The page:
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Band saws and power tools HELP PLS

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  • Member since
    November 2005
Band saws and power tools HELP PLS
Posted by Anonymous on Friday, December 26, 2003 10:30 PM
Hi There.
I have been building models since I was 10 years old.
I got pretty good at it over the years and I was doing a lot of kit bashing and scratch building.
But, the last 3 years I have been moving around and havent had a place to build models.
Untill now.
I now have my own place with a room I have set up for my hoby :).
I have set up a long work bench, good chair, a peg board on the wall for my hand tools, and have enough models and parts to work on and build till the end of my days.

However I have only one power tool, a multipro dremel and kit.

Now that I have time, space, and some money...
I want to have some good power tools for my work bench.

So to make this long story short, I have a few questions.

1. What is a good yet not too noisy table top band saw for cutting just wood and plastic? looking to spend $150 - $300 dollars.

2. Are some of the dremel accessories such as the Drill Press, Flex-Shaft worth the money?

3. Years ago, I was using a hair dryer for bending small pieces of plastic and drying paint. Is that still a good idea and if so what brand hair dryer do you use?

Thank you for your time and please let me know if you have any answers or comments.
Thanks, Chuck.
  • Member since
    January 2003
Posted by shermanfreak on Friday, December 26, 2003 10:47 PM
Welcome to FSM Chuck. Good to hear you're getting back into modelling in a powerful way.

I never used a band saw to work with plastic so no comment there.

I like the drill press and give high value to the flex shaft ... money well spent.

Never used a hair drier for drying paint but I have used a cheap model for straightening resin parts.

Enjoy the forums !!!!
Happy Modelling and God Bless Robert
  • Member since
    February 2003
  • From: USA
Posted by mark956 on Friday, December 26, 2003 11:38 PM
Welcome to FSM Chuck. I would check out micro-mark. They have some good stuff at a reasonable prices. Other members will have some more places for you to goto. Good luck in your search.
  • Member since
    December 2002
  • From: Third rock from the sun.
Posted by Woody on Friday, December 26, 2003 11:44 PM
Robert has given some solid advice and I agree with him. As far as the band saw goes you should be looking for variable speed as a main feature if you intend to cut plastic. For that matter it is an important feature for any power tool that will be used on styrene.Wink [;)]

" I wish to have no connection with any ship that does not sail fast; for I intend to go in harm's way." --John Paul Jones
  • Member since
    November 2005
Posted by Anonymous on Saturday, December 27, 2003 11:50 AM
Chuck, I have trubble imaging what you could use a band saw for. I have one and other than using it to cut rolls of paper towel into quarters for cleaning brushs it's just too big and clumsy. Even if you were biilding balsa planes.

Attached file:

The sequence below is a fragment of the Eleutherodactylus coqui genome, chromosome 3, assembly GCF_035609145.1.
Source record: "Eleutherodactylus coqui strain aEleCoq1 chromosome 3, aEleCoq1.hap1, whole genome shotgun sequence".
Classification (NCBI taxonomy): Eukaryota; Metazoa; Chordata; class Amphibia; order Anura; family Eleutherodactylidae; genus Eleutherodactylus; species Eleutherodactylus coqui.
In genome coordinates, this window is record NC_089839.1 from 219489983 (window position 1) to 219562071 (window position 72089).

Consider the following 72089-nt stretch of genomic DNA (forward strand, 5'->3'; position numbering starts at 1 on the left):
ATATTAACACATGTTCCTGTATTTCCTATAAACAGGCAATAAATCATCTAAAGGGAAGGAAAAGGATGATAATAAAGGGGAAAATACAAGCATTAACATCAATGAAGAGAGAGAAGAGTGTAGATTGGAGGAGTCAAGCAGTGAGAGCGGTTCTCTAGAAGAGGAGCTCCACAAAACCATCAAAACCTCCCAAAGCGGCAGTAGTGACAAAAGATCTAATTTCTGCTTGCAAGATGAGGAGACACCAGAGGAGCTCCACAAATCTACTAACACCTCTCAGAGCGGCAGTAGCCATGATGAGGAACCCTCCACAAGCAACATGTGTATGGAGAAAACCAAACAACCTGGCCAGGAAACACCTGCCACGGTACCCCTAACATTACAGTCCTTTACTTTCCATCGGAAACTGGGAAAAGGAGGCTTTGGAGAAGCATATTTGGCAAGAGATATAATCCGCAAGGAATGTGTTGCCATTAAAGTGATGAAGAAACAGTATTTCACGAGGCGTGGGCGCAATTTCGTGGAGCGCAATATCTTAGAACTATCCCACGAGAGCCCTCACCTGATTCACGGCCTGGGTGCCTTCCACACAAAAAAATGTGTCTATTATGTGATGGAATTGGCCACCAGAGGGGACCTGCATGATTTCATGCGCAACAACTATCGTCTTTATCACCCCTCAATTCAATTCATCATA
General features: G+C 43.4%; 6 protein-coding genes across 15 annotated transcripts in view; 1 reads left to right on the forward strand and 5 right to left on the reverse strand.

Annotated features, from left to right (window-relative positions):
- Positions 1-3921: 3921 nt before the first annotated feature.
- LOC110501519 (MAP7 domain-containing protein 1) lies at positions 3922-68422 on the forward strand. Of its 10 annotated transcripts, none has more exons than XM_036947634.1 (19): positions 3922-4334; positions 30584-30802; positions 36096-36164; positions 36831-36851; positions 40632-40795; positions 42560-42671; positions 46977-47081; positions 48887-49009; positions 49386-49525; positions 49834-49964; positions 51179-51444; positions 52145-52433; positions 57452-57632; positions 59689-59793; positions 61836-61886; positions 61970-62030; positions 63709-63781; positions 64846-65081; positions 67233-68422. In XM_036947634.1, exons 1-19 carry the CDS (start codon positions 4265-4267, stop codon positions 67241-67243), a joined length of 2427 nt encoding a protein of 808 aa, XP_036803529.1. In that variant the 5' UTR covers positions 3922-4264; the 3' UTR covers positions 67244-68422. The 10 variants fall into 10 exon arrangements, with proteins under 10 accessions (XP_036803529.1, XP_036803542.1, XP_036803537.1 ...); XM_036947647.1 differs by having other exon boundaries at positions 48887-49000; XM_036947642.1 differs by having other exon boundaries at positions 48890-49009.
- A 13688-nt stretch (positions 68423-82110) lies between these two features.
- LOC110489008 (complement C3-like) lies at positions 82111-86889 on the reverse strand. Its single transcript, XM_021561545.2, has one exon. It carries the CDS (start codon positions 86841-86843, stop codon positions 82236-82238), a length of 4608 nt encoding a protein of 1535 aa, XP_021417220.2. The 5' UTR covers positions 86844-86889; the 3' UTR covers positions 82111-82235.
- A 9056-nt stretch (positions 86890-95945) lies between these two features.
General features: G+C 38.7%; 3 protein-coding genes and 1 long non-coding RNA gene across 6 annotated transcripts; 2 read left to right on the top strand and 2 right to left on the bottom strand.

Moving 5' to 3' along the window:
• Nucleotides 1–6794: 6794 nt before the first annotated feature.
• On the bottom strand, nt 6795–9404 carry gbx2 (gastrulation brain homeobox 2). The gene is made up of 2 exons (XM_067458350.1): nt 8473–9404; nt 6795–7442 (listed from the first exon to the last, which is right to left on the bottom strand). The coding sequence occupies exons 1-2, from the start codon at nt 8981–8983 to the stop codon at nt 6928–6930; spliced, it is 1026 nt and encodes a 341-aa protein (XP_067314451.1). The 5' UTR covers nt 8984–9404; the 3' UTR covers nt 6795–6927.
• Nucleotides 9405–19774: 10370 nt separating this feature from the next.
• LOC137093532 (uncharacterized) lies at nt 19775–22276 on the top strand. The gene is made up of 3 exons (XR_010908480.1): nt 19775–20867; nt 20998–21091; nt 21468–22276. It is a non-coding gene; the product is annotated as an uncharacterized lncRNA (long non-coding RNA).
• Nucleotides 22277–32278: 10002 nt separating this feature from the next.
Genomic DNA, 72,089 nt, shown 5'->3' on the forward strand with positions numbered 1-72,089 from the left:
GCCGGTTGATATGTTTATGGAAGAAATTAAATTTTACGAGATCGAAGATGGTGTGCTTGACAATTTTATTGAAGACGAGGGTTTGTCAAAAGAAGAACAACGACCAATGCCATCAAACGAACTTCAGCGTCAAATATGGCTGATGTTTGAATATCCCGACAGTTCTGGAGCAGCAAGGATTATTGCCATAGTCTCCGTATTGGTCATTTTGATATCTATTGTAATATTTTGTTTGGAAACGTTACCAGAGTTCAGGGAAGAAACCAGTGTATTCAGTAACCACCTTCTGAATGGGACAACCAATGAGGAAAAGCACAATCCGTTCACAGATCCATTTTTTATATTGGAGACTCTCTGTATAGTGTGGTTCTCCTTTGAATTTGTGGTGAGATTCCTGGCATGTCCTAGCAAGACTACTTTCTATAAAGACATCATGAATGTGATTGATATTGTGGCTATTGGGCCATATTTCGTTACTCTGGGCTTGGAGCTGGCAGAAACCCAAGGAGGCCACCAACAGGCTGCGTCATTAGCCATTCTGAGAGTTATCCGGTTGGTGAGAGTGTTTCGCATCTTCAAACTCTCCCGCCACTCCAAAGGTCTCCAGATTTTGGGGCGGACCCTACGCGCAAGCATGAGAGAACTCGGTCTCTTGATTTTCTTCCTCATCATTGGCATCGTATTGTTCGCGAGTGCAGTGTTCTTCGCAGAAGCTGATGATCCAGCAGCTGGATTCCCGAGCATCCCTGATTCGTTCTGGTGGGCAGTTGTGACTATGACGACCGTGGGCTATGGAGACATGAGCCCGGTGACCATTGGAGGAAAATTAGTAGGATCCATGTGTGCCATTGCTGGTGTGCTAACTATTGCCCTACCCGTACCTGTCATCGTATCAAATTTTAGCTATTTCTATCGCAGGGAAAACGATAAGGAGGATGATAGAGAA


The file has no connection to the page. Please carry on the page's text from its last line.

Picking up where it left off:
A good variable speed scroll saw whith the "All Direction Blade" would be handy for some larger things like foam and timbers for Dio's.
For me I perfer hand tools, less chance of over heating the plastic and triming of the boney tips of my fingers.
  • Member since
    November 2005
Posted by Anonymous on Saturday, December 27, 2003 12:20 PM
I'm going to ditto Dave here. I have worked for two model making companies, and while we did have bandsaws, I rarely used them. I found that my favorite saw in the shop was a small table saw with a thin, fine toothed blade. Good for cutting Plexiglass, styrene, foam, wood, laminates and just about anything in a straight line. A combination disk and belt bench sander is also handy for scratch building larger objects, just watch out so you don't let it eat your work! [:0]
  • Member since
    November 2005
Posted by Anonymous on Saturday, December 27, 2003 3:39 PM
I took a plastics class in high school and we used a band saw extensively for cutting styrene and acrylic. They also use this kind of saw at the plastic supplier I go to, cutting the same material. Its really, IMHO, the best saw to cut plastic with, as opposed to a circular type saw. But as mentioned above, the old score and snap method is what I use.
As far as heating and bending plstics, I use a plastic bending strip. You lay the plastic on this and a book or heavy object on the plastic. After a while its bendable and you don't have to hairdry your hand!
I definately recommend a Flex-shaft for the Dremel, makes it easier to do quite a few things.
Have fun building your "shop".
  • Member since
    November 2005
Posted by Anonymous on Sunday, December 28, 2003 9:25 PM
Thank you all for the help and info.

I think I will wait on the band saw, I think you all are right on that one :)

I did buy a Flex-Shaft for my Dremel and I cant wait to try it out.

So i will soon have my work bench set up and rdy to build!

Thank you all again.
  • Member since
    November 2005
Posted by Anonymous on Thursday, January 15, 2004 8:40 AM
I have a bandsaw and haven't used it more than a handful of times.

As said before Micro-Mark is a good starting place.

I would suggest you look at getting an adjustable miter saw, one that can be set to any angle. Something like The Dobson Miter-Rite, #15215 at Micro-Mark. I use mine quite often.


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